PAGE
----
Whatever treading of water the movie has to do to deliver you that final act, it's worth it, since the madness of military intelligence is so effectively communicated by the film's ending. Although I would normally not like to tell you how a movie ends, this one is historical fact, and you probably already know that wave after wave of soldiers were sent up over a ridge -- sometimes without even loaded weapons -- to run at an entrenched line of Turkish machine gunners that just mowed them down. They had exactly zero chance of surviving ... and yet they ran out there anyway. It's a moving testament to their sense of patriotism, and one can understand why this battle represented an awakening of the Australian consciousness vis-a-vis how the country's citizens were used and abused by the British (a theme that was also explored in Breaker Morant, a film I watched back in May). The callousness of the military commanders as they stick to their woefully failing strategies is shocking and angering, and represents the worst in how human beings can be sacrificed like chess pieces in order to win a battle.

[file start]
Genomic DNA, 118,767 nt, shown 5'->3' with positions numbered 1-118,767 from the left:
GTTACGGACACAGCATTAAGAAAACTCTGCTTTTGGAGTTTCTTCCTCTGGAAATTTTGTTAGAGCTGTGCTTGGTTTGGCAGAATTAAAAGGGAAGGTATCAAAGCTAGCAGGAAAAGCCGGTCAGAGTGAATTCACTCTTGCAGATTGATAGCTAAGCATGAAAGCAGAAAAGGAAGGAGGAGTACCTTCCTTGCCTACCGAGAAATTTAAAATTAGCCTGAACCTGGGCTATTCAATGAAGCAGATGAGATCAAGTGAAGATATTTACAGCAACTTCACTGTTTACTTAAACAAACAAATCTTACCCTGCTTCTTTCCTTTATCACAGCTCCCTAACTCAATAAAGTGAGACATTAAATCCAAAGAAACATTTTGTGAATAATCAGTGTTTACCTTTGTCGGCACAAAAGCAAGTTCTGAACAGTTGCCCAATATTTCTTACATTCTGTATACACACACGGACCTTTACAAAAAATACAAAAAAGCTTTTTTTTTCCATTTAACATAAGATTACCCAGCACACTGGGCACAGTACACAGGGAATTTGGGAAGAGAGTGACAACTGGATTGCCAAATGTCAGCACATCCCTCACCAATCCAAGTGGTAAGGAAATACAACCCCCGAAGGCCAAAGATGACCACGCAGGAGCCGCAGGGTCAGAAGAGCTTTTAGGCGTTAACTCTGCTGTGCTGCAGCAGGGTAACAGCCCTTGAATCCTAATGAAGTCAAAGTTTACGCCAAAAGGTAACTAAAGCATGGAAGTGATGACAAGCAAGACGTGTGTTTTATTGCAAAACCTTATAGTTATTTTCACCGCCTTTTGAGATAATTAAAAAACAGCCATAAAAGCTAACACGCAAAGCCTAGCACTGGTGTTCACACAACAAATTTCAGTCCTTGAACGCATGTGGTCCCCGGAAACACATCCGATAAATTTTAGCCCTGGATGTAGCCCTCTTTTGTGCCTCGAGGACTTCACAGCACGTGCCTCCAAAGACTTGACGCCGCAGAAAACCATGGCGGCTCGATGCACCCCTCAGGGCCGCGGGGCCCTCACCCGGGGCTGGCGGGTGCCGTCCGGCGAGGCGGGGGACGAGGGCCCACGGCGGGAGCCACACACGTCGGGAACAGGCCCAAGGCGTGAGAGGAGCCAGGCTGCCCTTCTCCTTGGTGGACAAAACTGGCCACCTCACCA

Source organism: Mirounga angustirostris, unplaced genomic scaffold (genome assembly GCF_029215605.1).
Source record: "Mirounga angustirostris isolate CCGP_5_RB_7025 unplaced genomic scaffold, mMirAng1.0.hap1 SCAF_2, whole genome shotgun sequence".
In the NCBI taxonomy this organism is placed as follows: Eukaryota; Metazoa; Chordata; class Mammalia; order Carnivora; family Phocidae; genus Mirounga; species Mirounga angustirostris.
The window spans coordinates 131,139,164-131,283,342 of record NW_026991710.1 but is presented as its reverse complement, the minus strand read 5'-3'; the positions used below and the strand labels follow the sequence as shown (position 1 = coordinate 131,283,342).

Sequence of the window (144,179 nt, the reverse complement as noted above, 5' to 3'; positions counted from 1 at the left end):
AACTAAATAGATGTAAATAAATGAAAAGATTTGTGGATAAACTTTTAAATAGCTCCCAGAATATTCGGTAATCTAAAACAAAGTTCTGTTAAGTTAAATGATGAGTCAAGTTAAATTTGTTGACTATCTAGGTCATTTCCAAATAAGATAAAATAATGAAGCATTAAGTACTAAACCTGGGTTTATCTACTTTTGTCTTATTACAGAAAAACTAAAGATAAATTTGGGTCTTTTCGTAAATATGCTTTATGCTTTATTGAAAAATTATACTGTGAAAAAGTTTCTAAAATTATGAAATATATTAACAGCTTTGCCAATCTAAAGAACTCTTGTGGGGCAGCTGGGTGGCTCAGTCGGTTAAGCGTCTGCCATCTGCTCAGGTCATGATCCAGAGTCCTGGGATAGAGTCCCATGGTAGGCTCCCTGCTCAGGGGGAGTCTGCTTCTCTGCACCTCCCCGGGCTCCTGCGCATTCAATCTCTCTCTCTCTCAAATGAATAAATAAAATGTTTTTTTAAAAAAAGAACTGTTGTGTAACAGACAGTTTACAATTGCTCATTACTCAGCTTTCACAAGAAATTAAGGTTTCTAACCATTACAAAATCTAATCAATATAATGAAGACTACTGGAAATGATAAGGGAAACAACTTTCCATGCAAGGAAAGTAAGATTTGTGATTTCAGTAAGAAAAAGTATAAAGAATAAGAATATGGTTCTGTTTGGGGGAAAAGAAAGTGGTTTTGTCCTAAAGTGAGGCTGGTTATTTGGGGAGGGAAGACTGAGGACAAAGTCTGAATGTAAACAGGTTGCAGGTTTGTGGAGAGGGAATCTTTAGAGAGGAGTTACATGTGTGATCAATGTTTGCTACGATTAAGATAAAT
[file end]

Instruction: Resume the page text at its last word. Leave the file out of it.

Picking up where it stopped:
Although I spoke ill of the film's first hour-plus and how it seems to merely amiably pass the time, I would like to highlight one moment, especially since it works as a funny kind of wrap-up moment in this series, and speaks to something essential about the jovial self-disparagement of the Australian character. As Archy and Frank are on their way through the desert to Perth, they encounter some kind of wayfarer/drifter who doesn't even know about the war. As the three of them offer uninformed theories about why we're fighting, one of the two younger fellows proposes that the Germans want to take over Australia. What follows is the absolute perfect line delivery by the drifter, who casts his eyes over the barren desert before him and sardonically mumbles "And they're welcome to it."
I said this was a wrap-up moment, but later in this month I'm going to return for one final wrap-up piece on the Australian Audient series, which will include a preview to my monthly series in 2015.